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The Leader's Institute LLC v. Together We Rise Corp.

United States District Court, N.D. Texas, Dallas Division

April 30, 2018

THE LEADER'S INSTITUTE, LLC, Plaintiff and Counter Defendant,
v.
TOGETHER WE RISE CORPORATION, and DANIEL MENDOZA, Defendants and Counterclaimants.

          MEMORANDUM OPINION AND ORDER

          JANE J. BOYLE UNITED STATES DISTRICT JUDGE.

         The Leader's Institute, LLC (TLI) has sued Together We Rise Corporation and Daniel Mendoza (collectively TWR) for federal trademark infringement and Texas-law unfair competition. Doc. 8, Am. Compl. TWR counterclaimed that the Court should cancel the trademark TLI seeks to assert against TWR. Doc. 12, Answer & Countercl., ¶¶ 27-45. And although TWR admits that venue is proper in this district, id. ¶ 21, TWR now moves the Court to transfer this case to the Central District of California (CDC). Doc. 14, Mot. to Transfer. The Court DENIES TWR's motion to transfer.

         I. BACKGROUND

         A. Factual History [1]

         TLI is a Texas limited liability company. Doc. 8, Am. Compl., ¶ 12. Its main offices are in Dallas, Texas, Doc. 25-1, Resp., App., 1, and its founder and president, Doug Staneart, lives in Arlington, Texas, id. TLI says Doug Staneart is a key witness and will testify regarding “infringement, TLI's damages due to infringement, TLI's record of enforcing its mark, and the validity and acquired distinctiveness of TLI's mark.” Doc. 25, Resp., 2. TLI has five full-time employees other than Staneart, and four live in Texas. Doc. 25-1, Resp., App., 1. The fifth lives in Kentucky. Id. TLI admits it has leased office space in the CDC, id. at 1-2, and has advertised substantial activities in California, Doc. 26, Reply, 2, but claims its Southern California offices are rarely occupied by any TLI employees and that no one from TLI visited the office in 2017. Doc. 25-1, Resp., App., 2. In fact, TLI claims it has “no employees, no documents, no records, no bank accounts, and no presence in LA, or the state of California as a whole.” Id. TWR claims that TLI has other offices in California, Doc. 15, Mot. to Transfer Br., 2, but TLI says it does not, Doc. 25, Resp., 2. And TLI claims that all of its witnesses and documents for this case are in Texas. Id. TLI says such witnesses include employees of five Texas companies who held infringing workshops sponsored by TWR. Id. at 2-3. The companies are located in Lubbock, Grapevine, San Antonio, and Dallas. Id. at 3. TLI does not say where the fifth company, identified only as Milliken, is located, but an attachment to TLI's amended complaint says Milliken partnered with TWR to have a “bike build” benefitting “children and teenagers in the Dallas area.” Doc. 8-1, Am. Compl., Ex. A, 7-9. TLI says it intends to use witnesses and documents from these companies “to establish infringement, a likelihood of confusion, and Defendants' use of counterfeit marks.” Doc. 25, Resp. 3. TLI claims also that it will use evidence from its Texas customers to defend against TWR's cancellation counterclaim. Id.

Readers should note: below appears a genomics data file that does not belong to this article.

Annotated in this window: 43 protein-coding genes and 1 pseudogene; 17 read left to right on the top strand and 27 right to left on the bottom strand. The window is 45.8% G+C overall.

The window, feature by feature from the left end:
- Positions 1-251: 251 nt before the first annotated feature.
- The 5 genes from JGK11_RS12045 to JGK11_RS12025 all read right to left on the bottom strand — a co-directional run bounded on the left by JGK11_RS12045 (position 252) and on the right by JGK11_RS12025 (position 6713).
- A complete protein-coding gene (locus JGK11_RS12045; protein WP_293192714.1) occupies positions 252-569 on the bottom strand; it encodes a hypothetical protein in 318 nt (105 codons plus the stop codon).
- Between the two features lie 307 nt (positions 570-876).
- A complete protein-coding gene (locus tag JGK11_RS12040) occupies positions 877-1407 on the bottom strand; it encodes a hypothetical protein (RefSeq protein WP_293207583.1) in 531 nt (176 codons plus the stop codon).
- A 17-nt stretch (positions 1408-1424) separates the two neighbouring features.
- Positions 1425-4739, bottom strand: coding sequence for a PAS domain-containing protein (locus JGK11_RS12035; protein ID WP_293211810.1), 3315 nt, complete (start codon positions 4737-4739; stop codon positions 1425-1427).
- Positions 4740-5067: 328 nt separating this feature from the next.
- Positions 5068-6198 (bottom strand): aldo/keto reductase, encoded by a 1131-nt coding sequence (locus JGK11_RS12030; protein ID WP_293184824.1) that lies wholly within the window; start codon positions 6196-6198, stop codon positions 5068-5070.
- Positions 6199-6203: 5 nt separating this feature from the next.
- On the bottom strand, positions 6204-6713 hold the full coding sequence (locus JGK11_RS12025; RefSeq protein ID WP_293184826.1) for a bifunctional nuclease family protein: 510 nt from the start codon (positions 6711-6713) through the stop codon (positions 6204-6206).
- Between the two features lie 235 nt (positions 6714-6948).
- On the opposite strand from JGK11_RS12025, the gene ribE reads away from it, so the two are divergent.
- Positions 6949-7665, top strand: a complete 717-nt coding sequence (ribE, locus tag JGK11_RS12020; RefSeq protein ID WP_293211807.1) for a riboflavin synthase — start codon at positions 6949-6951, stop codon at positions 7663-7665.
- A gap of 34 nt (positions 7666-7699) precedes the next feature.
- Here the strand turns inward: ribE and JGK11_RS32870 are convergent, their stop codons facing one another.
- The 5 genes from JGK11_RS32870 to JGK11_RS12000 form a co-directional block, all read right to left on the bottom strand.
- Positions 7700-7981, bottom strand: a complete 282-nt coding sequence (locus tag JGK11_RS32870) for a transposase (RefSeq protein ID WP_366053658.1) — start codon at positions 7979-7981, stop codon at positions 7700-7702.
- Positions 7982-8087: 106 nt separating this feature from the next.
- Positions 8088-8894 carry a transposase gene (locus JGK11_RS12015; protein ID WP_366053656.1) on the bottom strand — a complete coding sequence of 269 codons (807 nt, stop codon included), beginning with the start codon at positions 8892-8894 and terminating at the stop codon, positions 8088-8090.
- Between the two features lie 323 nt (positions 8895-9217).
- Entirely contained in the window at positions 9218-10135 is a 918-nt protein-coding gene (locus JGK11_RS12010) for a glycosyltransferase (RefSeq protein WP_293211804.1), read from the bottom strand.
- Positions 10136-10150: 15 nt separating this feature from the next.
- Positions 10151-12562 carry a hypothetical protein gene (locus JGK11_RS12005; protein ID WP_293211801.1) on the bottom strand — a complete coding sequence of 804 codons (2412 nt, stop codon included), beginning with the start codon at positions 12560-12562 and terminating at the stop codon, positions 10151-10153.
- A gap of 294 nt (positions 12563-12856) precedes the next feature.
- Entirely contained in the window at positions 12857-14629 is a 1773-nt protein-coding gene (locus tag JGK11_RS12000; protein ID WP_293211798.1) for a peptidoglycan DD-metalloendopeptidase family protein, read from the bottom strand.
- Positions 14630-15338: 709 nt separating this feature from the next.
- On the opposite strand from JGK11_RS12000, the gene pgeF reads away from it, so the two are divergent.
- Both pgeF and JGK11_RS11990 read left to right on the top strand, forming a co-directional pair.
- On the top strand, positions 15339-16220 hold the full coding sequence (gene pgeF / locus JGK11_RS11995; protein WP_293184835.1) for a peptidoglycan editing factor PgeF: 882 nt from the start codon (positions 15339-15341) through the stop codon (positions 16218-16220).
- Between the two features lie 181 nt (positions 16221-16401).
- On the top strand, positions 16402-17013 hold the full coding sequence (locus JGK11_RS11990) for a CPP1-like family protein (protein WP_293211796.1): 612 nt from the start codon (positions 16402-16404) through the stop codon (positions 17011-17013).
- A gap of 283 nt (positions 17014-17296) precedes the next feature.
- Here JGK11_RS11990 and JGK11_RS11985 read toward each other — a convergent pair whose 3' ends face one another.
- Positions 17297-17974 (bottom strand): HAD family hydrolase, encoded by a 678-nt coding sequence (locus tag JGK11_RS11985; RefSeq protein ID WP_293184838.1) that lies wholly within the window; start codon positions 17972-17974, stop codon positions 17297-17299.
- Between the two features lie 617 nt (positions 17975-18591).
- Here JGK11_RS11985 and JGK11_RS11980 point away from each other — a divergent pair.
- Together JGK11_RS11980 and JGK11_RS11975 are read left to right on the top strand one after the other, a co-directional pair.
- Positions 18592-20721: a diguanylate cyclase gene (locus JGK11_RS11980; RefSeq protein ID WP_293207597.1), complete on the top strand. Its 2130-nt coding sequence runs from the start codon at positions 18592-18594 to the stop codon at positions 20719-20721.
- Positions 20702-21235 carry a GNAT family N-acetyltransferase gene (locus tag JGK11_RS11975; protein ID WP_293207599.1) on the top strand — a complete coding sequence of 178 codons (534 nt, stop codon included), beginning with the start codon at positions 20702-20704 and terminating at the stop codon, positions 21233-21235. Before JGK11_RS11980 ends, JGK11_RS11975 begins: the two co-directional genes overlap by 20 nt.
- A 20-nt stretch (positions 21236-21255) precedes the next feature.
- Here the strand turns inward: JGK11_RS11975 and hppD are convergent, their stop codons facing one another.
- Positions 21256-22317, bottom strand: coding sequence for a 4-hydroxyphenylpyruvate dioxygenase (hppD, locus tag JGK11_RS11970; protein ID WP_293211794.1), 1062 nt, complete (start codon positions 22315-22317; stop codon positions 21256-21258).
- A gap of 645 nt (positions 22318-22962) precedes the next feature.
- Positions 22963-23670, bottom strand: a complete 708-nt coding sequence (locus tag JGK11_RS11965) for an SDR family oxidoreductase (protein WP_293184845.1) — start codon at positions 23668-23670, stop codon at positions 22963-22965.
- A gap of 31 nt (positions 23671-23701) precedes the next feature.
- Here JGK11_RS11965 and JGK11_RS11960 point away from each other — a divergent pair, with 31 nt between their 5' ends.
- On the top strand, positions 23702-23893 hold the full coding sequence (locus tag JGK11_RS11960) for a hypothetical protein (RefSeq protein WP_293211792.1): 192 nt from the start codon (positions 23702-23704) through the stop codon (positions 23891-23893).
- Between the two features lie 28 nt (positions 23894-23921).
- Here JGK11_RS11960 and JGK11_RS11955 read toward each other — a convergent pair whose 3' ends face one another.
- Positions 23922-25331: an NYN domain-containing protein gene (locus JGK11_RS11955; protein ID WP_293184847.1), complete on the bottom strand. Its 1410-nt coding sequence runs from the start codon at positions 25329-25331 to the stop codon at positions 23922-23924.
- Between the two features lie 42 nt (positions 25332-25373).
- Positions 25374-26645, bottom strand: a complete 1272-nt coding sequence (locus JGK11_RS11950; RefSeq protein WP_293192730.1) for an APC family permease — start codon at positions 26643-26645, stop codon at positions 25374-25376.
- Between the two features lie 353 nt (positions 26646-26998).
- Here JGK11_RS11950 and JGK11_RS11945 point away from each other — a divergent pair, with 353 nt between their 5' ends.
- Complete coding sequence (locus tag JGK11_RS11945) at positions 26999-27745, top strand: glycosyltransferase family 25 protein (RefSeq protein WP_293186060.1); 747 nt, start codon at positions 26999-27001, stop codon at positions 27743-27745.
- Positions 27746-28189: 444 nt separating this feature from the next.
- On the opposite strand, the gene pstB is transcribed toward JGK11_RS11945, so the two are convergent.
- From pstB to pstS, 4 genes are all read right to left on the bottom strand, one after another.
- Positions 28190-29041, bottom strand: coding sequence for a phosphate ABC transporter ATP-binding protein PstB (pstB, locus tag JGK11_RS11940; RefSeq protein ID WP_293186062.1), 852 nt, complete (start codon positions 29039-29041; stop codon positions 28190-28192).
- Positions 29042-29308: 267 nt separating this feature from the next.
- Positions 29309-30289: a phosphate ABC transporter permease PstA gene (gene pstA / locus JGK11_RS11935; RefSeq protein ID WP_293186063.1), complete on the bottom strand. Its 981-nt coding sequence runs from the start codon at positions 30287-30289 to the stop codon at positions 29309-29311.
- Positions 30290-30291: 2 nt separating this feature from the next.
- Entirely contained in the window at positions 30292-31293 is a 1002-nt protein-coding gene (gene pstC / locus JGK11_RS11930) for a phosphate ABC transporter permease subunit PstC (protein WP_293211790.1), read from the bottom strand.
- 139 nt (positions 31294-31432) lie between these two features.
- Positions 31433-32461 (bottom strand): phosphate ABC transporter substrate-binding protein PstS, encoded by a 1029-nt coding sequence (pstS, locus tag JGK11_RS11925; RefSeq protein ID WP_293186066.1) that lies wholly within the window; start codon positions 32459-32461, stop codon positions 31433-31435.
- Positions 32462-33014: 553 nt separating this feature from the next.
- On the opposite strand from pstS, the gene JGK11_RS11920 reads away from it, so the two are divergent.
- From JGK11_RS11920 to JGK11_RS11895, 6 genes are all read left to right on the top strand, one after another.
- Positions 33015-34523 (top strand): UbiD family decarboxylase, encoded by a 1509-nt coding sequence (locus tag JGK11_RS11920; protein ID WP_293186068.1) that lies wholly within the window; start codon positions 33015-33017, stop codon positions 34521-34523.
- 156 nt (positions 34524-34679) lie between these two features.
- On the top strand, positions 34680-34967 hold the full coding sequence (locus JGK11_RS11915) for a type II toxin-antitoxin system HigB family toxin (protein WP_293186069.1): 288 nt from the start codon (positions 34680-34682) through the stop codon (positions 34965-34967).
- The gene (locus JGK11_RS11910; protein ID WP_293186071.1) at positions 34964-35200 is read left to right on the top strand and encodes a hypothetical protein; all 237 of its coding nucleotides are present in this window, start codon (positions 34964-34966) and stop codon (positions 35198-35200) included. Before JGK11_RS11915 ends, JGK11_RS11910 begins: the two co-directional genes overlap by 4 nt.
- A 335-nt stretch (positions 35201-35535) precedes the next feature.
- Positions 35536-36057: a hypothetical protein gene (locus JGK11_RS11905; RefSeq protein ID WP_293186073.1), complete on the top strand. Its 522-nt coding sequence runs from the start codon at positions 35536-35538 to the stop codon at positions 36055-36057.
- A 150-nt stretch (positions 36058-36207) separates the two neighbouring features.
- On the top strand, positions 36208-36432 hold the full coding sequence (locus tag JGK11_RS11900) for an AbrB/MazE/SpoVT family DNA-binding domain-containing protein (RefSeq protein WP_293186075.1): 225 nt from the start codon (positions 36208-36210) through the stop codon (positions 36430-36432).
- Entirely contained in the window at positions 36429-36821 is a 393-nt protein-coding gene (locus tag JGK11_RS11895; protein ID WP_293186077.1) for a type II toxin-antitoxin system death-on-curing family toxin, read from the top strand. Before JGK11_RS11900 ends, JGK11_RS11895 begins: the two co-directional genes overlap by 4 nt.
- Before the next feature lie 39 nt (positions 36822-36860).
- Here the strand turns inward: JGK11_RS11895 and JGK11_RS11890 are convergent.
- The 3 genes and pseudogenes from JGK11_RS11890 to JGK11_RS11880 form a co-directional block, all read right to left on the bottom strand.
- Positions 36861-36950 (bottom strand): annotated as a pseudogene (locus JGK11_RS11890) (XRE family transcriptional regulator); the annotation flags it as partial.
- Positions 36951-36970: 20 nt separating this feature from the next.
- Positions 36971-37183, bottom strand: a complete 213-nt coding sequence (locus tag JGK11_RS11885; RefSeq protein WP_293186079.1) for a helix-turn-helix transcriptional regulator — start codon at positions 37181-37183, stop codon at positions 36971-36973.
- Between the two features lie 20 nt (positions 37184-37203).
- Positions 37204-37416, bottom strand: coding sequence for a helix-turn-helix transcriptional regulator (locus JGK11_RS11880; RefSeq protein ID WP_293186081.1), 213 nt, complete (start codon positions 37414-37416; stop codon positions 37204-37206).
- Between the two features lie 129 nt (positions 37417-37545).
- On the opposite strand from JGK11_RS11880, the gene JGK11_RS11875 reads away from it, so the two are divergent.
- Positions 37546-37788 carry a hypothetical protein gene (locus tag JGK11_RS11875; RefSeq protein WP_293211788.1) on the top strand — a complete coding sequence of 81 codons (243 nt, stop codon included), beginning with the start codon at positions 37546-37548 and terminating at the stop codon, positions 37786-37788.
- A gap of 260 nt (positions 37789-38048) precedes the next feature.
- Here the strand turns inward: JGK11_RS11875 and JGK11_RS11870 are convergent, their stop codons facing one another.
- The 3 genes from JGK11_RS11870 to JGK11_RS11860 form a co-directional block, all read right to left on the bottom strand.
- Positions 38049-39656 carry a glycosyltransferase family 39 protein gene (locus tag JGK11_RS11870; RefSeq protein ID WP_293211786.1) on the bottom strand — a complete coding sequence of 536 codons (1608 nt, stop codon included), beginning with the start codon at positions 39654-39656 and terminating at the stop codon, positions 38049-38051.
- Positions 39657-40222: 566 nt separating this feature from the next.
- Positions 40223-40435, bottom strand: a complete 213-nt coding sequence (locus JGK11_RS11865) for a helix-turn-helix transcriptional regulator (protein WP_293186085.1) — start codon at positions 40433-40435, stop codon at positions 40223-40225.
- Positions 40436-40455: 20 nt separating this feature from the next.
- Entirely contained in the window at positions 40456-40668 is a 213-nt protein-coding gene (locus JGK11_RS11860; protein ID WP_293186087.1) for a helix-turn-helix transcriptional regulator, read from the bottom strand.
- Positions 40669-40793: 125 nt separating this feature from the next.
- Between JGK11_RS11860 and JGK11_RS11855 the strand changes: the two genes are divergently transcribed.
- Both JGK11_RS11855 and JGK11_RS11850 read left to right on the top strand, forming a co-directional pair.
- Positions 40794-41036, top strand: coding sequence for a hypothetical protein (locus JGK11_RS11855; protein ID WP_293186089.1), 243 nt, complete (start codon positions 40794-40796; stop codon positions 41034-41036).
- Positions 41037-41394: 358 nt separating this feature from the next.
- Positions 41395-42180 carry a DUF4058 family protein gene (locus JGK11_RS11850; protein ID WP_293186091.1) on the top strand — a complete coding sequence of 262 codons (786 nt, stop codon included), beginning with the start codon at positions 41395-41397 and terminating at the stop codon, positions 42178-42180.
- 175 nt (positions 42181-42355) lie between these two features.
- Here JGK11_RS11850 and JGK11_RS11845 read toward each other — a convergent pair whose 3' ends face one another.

TLI claims to own the BUILD-A-BIKE mark, which it uses to advertise bike-building leadership events. Doc. 8, Am. Compl., ¶¶ 2-6. TLI says it conducted 300 build-a-bike events in 2017 and that twenty-four of those events were in Texas. Doc. 25, Resp., 1-2. TLI claims to have conducted no build-a-bike events in California in 2017, id. at 2, but TLI's website presents reviews of TLI team-building events from late 2017, Doc. 26, Reply, 3. Finally, TLI claims that this Court is familiar with the trademark at issue because of prior and pending litigation regarding the mark. Doc. 25, Resp., 3-4.